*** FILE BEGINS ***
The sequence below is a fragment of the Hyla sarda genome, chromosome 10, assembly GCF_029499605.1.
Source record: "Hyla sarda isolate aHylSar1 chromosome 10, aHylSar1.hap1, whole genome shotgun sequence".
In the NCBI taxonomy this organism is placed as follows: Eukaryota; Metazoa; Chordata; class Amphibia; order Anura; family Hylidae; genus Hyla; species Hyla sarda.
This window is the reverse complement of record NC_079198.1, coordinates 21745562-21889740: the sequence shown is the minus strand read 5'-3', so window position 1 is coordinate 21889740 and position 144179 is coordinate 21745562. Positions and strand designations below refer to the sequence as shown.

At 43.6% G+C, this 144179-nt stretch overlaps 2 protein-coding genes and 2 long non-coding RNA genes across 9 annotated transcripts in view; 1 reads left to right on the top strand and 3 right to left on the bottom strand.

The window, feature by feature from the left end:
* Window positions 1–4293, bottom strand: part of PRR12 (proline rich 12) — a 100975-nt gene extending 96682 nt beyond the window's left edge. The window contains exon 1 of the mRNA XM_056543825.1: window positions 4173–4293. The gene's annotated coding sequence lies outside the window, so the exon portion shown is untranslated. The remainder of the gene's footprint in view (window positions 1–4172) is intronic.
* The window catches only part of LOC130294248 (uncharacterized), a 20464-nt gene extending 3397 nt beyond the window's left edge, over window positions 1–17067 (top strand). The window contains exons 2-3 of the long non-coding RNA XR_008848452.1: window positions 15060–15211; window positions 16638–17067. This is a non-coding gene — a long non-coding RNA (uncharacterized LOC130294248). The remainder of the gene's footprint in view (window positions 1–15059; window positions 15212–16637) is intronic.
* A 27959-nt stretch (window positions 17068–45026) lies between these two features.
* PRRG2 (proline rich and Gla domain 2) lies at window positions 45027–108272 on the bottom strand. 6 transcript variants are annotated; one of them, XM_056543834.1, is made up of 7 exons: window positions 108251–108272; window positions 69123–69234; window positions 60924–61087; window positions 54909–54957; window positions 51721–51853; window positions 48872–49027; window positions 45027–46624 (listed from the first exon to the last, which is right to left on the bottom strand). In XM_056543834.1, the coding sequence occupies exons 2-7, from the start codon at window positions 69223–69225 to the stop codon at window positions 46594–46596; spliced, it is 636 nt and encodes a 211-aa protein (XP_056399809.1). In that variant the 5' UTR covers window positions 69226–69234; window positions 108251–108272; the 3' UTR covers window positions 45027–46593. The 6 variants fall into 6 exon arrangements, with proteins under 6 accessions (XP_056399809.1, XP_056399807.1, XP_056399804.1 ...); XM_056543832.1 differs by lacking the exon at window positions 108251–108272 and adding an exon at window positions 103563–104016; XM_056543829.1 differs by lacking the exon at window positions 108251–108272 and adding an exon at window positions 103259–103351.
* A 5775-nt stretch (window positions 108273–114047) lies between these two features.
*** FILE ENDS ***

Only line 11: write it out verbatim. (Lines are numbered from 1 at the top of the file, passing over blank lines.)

* A 5775-nt stretch (window positions 108273–114047) lies between these two features.